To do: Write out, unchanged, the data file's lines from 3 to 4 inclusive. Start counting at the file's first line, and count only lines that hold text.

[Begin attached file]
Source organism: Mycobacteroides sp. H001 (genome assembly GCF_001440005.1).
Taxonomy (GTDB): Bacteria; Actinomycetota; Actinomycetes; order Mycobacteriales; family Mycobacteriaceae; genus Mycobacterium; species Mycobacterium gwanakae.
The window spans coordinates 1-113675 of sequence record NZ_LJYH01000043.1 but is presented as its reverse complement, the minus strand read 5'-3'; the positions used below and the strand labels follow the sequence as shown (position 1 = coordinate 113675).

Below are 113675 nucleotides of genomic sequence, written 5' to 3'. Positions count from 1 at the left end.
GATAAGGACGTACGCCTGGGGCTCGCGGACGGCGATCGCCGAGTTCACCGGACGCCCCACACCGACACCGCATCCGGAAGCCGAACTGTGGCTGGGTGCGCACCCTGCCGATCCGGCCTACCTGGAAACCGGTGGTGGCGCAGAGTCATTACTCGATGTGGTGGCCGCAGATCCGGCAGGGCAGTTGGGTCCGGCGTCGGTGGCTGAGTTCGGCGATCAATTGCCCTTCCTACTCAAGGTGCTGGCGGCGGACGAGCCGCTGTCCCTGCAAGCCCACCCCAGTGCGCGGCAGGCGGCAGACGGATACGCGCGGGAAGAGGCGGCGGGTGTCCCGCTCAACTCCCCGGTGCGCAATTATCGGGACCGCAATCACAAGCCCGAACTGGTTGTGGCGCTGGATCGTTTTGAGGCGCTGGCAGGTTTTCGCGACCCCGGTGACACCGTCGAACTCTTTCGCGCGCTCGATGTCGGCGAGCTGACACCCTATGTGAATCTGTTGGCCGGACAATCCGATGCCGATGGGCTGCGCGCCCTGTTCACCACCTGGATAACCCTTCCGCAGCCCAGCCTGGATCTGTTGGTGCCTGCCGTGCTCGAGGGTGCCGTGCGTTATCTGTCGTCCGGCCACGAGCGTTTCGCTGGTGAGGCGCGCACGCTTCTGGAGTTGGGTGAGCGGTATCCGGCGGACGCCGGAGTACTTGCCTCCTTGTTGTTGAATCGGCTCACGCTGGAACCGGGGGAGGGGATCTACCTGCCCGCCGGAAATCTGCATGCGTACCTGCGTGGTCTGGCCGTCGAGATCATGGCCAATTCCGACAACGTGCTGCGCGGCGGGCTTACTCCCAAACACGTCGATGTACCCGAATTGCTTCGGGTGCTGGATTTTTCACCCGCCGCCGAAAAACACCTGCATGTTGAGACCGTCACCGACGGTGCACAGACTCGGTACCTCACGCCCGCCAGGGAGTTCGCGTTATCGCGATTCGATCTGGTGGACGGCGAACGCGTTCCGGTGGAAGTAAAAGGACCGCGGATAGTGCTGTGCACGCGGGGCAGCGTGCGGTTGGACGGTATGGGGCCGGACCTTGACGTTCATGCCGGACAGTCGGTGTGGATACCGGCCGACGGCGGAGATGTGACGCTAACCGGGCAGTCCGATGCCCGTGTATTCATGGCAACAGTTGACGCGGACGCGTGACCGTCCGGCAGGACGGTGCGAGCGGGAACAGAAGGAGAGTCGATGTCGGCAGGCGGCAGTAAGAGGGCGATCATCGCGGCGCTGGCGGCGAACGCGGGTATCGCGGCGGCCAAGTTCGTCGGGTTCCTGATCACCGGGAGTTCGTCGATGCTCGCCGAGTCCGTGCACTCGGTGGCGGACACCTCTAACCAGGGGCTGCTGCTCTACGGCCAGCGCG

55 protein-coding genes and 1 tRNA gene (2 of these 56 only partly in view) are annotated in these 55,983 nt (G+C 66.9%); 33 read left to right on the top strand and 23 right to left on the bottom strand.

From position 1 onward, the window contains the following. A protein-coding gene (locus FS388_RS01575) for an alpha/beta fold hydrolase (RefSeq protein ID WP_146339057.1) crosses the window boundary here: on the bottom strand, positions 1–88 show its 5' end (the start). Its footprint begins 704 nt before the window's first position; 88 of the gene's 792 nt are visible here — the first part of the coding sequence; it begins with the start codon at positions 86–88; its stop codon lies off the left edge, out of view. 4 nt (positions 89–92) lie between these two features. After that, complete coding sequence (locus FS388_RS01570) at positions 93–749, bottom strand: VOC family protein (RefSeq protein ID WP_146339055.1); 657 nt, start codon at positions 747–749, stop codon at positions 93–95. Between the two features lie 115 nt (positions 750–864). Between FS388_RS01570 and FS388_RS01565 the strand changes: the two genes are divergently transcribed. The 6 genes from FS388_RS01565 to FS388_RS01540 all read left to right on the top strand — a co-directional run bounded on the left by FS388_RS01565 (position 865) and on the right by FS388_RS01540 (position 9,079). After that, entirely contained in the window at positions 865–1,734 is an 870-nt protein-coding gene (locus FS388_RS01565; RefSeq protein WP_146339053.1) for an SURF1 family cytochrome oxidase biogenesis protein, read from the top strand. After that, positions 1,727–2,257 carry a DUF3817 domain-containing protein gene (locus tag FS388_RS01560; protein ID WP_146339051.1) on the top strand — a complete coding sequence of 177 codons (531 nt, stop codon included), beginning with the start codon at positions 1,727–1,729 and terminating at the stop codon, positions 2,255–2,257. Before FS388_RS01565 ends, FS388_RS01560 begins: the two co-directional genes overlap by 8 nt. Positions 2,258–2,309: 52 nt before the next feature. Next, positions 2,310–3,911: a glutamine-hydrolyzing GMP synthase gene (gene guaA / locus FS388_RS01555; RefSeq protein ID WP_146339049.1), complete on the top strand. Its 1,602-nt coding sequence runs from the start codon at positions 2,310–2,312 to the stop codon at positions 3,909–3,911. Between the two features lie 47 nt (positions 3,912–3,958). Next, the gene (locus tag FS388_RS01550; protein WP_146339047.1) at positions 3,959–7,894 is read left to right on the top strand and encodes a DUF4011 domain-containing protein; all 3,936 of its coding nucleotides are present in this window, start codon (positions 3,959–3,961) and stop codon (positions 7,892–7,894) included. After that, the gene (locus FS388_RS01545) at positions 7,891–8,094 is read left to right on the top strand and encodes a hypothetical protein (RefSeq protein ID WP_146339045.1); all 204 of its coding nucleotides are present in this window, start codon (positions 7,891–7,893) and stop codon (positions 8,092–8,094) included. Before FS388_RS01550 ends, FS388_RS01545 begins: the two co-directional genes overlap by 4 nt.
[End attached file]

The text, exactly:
The window spans coordinates 1-113675 of sequence record NZ_LJYH01000043.1 but is presented as its reverse complement, the minus strand read 5'-3'; the positions used below and the strand labels follow the sequence as shown (position 1 = coordinate 113675).

Below are 113675 nucleotides of genomic sequence, written 5' to 3'. Positions count from 1 at the left end.